Missouri Becomes 28th "Right to Work" State
Author: Marta Moakley, XpertHR Legal Editor
February 7, 2017
Missouri Governor Eric Greitens has signed a bill making Missouri the 28th "right to work" state. The law takes effect on August 28, 2017.
Senate Bill 19 bars employers from requiring employees to:
- Become, remain or refrain from becoming a member of a labor organization;
- Pay dues or other charges required of labor organization members as a condition of employment; or
- Pay to any charity or other third party any amount equivalent to any dues, fees or other charges required of labor organization members.
Violations of the "right to work" law are classified as a Class C misdemeanor. In addition, the law provides for injunctive relief and other monetary damages, including attorney fees and costs, in the event of an actual or threatened violation.
The new law does not apply to:
- Employers and employees covered by the federal Railway Labor Act;
- Federal employers and employees;
- Employers and employees on exclusive federal enclaves, such as a military base; and
- Any provision that has been preempted by or conflicts with federal law.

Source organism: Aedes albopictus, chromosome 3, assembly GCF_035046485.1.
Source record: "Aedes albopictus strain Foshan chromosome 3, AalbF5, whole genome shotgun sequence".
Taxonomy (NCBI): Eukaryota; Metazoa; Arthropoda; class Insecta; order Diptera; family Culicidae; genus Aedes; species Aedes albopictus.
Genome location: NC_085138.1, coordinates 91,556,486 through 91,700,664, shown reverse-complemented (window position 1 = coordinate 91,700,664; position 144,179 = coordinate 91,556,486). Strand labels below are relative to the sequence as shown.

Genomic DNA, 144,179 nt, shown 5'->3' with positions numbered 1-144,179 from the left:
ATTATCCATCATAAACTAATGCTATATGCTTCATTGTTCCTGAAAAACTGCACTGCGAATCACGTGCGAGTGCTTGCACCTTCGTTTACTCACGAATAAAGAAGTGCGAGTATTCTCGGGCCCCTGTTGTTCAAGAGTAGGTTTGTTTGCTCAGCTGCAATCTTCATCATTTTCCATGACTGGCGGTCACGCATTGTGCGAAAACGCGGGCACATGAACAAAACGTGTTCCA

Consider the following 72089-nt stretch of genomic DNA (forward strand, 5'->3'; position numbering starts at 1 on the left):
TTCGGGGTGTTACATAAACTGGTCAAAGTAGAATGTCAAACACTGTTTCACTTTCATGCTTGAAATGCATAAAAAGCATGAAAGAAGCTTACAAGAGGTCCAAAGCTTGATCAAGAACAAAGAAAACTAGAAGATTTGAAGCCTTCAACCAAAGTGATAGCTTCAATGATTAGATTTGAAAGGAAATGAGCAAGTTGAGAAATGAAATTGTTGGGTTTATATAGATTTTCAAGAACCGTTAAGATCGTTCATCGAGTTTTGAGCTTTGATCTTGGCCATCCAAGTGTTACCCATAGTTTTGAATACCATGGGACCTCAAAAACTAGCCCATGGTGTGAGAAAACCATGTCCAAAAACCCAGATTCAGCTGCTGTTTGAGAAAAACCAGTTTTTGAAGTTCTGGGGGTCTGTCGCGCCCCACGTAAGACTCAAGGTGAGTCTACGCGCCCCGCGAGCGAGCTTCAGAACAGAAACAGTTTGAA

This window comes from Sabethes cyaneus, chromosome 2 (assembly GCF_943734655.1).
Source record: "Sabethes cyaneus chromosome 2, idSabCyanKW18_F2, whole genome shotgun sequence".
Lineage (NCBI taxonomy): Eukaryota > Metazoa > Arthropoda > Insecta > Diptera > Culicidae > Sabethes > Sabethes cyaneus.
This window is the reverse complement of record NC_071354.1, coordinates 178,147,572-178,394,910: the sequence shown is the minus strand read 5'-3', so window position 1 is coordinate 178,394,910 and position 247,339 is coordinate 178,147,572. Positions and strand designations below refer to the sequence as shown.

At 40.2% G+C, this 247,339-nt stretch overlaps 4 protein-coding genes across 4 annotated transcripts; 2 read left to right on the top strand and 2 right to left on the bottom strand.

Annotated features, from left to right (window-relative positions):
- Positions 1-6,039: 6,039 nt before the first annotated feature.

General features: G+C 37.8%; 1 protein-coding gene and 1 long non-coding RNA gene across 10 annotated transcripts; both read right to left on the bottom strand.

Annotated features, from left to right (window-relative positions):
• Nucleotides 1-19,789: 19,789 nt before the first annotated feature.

Any agreement between an employer and a labor organization entered into before the effective date is not covered by the law's requirements - the law's "grandfather" provision. However, the law will apply to any such agreement upon its renewal, extension, amendment or modification after the effective date.
As of August 28, 2017, an employee seeking to resign his or her union membership should do so by following the proper procedures under the union's governing documents. Any employees who join or remain with the union after the law's effective date would continue to be subject to union rules, fees, fines and procedures.
Representative Holly Rehder, one of the bill's sponsors, called the new law "a huge win for Missouri," but union leaders are vowing to restore union shop provisions through a ballot measure.